Take the 2-minute tour ×
Stack Overflow is a question and answer site for professional and enthusiast programmers. It's 100% free.


To the people who flagged this as a duplicate, please understand we do NOT want a LINQ-based solution. Our real-world example has several original lists in the tens-of-thousands range and LINQ-based solutions are not performant enough for our needs since they have to walk the lists several times to perform their function, expanding with each new source list.

That is why we are specifically looking for a non-LINQ algorithm, such as the one suggested in this answer below where they walk all lists simultaneously, and only once, via enumerators. That seems to be the best so far, but I am wondering if there are others.

Now back to the question...

For the sake of explaining our issue, consider this hypothetical problem:

I have multiple lists, but to keep this example simple, let's limit it to two, ListA and ListB, both of which are of type List<int>. Their data is as follows:

List A    List B
  1         2
  2         3
  4         4
  5         6
  6         8
  8         9
  9        10

...however the real lists can have tens of thousands of rows.

We next have a class called ListPairing that's simply defined as follows:

public class ListPairing
    public int? ASide{ get; set; }
    public int? BSide{ get; set; }

where each 'side' parameter really represents one of the lists. (i.e. if there were four lists, it would also have a CSide and a DSide.)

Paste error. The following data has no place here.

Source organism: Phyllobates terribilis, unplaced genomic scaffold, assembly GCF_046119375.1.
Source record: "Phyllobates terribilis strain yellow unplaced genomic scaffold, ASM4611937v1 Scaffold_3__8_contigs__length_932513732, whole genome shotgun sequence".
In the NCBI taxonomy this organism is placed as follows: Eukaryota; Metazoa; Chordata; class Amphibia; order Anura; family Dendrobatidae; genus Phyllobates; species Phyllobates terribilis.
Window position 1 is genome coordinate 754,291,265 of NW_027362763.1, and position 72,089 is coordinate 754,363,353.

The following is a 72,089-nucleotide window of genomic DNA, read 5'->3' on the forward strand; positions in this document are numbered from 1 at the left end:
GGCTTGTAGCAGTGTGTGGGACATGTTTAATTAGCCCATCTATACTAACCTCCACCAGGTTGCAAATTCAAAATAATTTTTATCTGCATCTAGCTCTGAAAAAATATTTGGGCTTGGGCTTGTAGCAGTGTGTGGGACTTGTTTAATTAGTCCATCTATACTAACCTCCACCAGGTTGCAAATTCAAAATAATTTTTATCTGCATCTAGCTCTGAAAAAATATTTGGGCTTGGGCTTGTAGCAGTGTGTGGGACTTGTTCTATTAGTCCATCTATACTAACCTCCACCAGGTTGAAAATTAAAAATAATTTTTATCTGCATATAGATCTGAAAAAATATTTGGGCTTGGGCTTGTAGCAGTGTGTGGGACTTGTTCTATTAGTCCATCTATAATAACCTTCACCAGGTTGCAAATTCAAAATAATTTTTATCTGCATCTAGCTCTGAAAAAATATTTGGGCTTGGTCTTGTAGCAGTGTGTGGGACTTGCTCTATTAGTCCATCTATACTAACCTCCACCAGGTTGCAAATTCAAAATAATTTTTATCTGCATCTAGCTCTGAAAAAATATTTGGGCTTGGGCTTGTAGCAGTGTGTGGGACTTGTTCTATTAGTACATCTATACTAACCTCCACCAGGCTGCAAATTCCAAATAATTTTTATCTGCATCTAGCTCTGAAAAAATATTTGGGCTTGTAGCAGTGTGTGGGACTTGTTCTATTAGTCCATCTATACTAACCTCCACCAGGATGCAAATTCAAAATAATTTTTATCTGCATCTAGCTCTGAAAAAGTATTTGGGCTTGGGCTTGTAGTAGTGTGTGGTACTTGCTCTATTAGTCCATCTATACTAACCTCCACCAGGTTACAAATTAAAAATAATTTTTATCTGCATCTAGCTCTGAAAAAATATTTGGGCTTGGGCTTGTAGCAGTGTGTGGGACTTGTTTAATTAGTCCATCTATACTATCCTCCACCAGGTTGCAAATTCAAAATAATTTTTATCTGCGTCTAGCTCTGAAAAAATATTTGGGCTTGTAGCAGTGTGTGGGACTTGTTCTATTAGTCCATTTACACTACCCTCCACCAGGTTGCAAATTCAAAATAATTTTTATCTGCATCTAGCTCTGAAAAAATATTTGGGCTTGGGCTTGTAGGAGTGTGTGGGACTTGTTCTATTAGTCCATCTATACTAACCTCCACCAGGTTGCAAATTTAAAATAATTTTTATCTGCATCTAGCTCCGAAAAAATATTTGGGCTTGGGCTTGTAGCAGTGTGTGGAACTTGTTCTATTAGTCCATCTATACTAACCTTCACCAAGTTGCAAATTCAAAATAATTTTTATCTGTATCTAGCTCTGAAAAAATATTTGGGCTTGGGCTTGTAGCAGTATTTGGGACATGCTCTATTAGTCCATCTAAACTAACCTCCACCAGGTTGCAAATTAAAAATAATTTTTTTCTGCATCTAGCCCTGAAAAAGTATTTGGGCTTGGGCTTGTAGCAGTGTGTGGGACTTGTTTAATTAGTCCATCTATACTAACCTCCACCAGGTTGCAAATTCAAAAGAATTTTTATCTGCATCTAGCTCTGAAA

We are trying to do is construct a List<ListPairing> with the data initialized as follows:

A Side    B Side
  1         -
  2         2
  -         3
  4         4
  5         -
  6         6
  8         8
  9         9
  -        10

Again, note there is no row with '7'

As you can see, the results look like a full outer join. However, please see the update below.

Now to get things started, we can simply do this...

var finalList = ListA.Select(valA => new ListPairing(){ ASide = valA} );

Which yields...

A Side    B Side
  1         -
  2         -
  4         -
  5         -
  6         -
  8         -
  9         -

and now we want to go back-fill the values from List B. This requires checking first if there is an already existing ListPairing with ASide that matches BSide and if so, setting the BSide.

If there is no existing ListPairing with a matching ASide, a new ListPairing is instantiated with only the BSide set (ASide is blank.)

However, I get the feeling that's not the most efficient way to do this considering all of the required 'FindFirst' calls it would take. (These lists can be tens of thousands of items long.)

However, taking a union of those lists once up front yields the following values...

1, 2, 3, 4, 5, 6, 8, 9, 10 (Note there is no #7)

My thinking was to somehow use that ordered union of the values, then 'walking' both lists simultaneously, building up ListPairings as needed. That eliminates repeated calls to FindFirst, but I'm wondering if that's the most efficient way to do this.



People have suggested this is a duplicate of getting a full outer join using LINQ because the results are the same...

I am not after a LINQ full outer join. I'm after a performant algorithm.

As such, I have updated the question.